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DOE’s Next-Generation Lighting Systems Launches Next Phase of Indoor Evaluations

Next phase includes the upgrade of existing systems and the addition of new systems marketed as easy to install and configure

The U.S. Department of Energy’s (DOE) Next Generation Lighting Systems (NGLS) program, managed by DOE's Office of Energy Efficiency and Renewable Energy, is launching the next phase of evaluations of indoor connected lighting systems. The initial phase, which began in 2017, evaluated 12 systems installed in working classrooms at New York City’s Parsons School of Design, The New School. The next phase will include the upgrade of existing systems as well as the addition of new systems that are also marketed as easy to install and configure. The systems will be evaluated over a two-year period for installation, configuration, control operation, lighting quality, energy savings, and user satisfaction.

Connected lighting has the potential to improve lighting control, saving 30% to 40% of lighting energy use in buildings through dimming, occupancy sensing, and other optimization functions. However, early connected lighting systems face some of the same perennial challenges as traditional lighting controls: they can be complicated and difficult to configure and commission. Moreover, these challenges typically don’t reveal themselves until systems are installed in actual buildings. Therefore, NGLS uses a unique “living laboratory” approach to observe configuration challenges across multiple lighting systems in real time. The findings are then made publicly available to the benefit of lighting technology developers, specifiers, installers, and users.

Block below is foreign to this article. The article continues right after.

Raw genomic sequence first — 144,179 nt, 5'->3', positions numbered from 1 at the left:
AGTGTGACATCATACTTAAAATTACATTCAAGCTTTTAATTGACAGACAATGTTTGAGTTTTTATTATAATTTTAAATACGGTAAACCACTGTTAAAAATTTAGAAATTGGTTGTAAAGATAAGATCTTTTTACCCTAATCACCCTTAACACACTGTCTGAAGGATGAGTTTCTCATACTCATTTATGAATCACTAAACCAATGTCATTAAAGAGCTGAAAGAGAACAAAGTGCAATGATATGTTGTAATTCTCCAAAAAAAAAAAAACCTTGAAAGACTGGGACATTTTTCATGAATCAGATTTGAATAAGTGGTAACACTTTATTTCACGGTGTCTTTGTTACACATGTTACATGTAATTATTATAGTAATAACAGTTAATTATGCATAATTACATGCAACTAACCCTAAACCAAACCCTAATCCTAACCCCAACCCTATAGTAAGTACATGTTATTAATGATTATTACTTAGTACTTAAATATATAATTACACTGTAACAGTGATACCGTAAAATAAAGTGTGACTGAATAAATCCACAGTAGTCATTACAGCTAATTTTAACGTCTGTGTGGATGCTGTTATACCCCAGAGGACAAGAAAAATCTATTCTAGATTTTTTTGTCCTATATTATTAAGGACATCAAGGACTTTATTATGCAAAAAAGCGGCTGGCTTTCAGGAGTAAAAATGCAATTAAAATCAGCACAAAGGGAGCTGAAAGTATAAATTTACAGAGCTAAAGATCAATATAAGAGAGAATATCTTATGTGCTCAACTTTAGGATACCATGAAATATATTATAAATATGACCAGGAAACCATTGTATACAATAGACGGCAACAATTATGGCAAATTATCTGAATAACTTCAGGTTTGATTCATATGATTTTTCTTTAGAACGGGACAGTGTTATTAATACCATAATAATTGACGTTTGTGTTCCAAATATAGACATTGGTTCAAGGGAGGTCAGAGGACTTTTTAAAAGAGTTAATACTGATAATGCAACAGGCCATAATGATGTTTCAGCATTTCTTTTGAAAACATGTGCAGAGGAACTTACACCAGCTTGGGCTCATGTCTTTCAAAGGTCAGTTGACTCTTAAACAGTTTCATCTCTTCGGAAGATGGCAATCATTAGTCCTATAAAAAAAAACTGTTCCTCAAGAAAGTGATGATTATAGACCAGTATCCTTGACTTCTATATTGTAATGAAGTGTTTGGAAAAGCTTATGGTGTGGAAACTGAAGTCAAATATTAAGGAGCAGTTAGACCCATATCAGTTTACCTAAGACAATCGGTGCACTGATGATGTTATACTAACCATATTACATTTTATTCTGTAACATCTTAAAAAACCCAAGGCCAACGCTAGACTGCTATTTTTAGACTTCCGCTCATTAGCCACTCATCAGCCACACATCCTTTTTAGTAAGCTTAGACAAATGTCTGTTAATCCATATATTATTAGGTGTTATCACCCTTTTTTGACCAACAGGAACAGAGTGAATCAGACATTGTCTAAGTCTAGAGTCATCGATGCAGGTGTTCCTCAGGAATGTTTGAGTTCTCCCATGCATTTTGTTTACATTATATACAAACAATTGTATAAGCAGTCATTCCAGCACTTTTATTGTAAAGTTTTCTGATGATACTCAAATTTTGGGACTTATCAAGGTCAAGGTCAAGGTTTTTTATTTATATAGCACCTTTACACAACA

NGLS outdoor evaluations are scheduled to start this summer at the Virginia Tech Corporate Research Center, adjacent to the Virginia Tech Transportation Institute in Blacksburg, Va. A total of six outdoor parking lot systems are being installed on individual parking lots. As with the indoor systems, these outdoor systems will be evaluated over a two-year period in a “living lab” setting, and the observations will be widely shared to drive product improvements.

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